A Critical Assessment of the WTO’s SPS Agreement
Chapter 7: Resolving the Tension: Balancing Trade and Health Objectives in the WTO
7.1 INTRODUCTION This chapter summarizes the normative basis that will guide the analysis in the following chapters. It does so by setting the parameters of what would be a desirable balance between health protection and trade liberalization objectives in ‘amber’ cases under the SPS Agreement. The perspective taken acknowledges both the value of international trade liberalization and the value that should be accorded to human, animal, and plant health. The value of international trade liberalization was highlighted in Chapter 5’s discussion of the theoretical foundations underlying trade theory. The analysis found that the objections to international trade do not seriously undermine either the validity of trade theory, nor the case for gains to be had from trade. However, it did find a valid argument that the gains may in some cases be exaggerated and noted the perspectives put forward by Dunkley, Schumacher, and others who argue for the importance of recognizing noneconomic values such as health in addition to the economic gains from wealth maximization. 7.2 THE WTO AND RULES OF INTERNATIONAL LAW Chapter 5 examined rationales for regulation and introduced the noneconomic imperatives of regulations designed to protect health. In the case of human health, such imperatives arise both from within the state based on notions of a social contract and government obligations, and from outside – from norms and instruments of international law. While such imperatives arguably impose obligations on governments, the question arises as to how they fit within the WTO’s legal framework. Does WTO law recognize and...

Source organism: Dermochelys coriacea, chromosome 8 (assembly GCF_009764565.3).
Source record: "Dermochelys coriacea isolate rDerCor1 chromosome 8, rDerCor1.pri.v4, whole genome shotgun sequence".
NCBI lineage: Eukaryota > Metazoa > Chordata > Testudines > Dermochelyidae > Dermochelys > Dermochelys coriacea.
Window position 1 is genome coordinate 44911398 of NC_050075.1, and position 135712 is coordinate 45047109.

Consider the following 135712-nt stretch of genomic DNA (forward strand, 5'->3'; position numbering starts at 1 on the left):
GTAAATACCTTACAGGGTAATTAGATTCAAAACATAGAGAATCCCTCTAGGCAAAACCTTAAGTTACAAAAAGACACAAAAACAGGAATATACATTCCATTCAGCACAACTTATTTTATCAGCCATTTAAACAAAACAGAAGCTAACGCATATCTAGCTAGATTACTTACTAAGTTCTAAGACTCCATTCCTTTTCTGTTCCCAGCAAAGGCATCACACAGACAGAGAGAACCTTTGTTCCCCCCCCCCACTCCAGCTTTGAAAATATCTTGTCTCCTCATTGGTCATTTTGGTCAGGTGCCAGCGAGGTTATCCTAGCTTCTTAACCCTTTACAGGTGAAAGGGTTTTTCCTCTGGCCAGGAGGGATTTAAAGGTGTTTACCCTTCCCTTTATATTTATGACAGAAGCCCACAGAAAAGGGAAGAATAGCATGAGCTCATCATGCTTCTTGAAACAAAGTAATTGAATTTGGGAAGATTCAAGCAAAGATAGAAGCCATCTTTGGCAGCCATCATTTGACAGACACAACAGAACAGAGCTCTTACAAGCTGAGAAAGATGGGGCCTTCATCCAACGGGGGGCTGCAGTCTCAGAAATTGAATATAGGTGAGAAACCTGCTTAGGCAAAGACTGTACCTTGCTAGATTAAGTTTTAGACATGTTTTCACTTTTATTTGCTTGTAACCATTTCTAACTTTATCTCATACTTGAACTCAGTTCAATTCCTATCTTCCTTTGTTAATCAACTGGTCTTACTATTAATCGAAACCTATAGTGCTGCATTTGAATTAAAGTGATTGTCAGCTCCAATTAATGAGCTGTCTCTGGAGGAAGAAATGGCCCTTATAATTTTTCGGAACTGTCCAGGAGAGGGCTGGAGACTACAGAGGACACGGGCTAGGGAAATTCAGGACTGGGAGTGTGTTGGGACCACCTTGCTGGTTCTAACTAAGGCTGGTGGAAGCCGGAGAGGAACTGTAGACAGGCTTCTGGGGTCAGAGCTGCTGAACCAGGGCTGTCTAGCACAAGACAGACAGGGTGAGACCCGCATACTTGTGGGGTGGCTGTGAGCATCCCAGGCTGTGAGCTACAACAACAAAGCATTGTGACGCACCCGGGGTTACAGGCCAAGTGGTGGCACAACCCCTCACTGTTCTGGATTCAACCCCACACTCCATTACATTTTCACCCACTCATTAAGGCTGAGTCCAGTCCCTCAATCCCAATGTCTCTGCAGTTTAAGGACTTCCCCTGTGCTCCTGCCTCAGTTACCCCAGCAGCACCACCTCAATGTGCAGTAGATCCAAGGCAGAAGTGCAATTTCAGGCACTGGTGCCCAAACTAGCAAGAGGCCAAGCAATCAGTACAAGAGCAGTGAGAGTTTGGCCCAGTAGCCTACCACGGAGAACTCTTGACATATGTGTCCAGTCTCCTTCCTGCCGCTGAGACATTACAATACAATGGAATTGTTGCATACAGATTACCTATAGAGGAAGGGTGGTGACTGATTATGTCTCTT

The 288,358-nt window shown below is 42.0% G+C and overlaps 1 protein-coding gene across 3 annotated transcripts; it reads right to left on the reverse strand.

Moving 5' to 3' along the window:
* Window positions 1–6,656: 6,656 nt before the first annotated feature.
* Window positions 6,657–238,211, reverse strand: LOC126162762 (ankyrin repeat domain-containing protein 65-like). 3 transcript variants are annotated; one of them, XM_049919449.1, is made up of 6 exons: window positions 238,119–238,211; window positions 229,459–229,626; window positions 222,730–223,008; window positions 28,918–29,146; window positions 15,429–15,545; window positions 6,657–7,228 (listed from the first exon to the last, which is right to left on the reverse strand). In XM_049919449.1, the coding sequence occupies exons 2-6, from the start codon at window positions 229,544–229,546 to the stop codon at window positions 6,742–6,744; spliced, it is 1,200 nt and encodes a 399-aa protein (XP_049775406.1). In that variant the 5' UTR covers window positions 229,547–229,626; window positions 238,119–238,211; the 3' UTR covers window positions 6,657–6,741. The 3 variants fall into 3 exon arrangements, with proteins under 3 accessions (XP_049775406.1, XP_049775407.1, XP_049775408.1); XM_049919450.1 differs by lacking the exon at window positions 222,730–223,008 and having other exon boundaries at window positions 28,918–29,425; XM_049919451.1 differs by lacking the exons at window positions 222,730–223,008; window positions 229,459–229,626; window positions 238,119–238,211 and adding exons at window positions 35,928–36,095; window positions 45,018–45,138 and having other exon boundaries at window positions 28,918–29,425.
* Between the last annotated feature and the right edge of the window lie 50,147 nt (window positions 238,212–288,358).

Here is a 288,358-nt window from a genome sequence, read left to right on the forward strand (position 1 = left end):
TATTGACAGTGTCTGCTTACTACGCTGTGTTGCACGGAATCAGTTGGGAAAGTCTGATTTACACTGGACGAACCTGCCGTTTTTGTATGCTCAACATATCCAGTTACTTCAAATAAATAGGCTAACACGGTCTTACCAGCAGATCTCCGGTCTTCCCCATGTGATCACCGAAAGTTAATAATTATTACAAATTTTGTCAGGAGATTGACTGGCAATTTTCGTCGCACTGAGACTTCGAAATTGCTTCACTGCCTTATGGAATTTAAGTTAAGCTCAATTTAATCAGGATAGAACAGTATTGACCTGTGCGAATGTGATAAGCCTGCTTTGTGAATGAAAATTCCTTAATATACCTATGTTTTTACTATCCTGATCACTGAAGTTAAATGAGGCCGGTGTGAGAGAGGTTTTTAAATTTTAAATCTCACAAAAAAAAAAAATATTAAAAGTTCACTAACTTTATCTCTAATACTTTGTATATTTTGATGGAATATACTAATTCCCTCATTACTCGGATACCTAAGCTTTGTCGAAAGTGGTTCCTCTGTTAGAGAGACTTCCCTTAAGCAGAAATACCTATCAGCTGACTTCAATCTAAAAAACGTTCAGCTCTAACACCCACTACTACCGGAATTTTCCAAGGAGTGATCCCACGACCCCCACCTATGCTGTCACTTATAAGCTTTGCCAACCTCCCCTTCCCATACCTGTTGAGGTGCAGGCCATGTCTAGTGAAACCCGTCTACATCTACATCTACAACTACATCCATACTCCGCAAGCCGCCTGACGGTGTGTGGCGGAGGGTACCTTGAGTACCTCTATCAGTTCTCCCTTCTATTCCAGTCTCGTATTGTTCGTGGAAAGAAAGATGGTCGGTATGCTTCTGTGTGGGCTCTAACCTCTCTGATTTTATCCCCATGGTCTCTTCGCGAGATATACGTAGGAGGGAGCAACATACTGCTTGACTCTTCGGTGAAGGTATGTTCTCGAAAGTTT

You are not authenticated to view the full text of this chapter or article.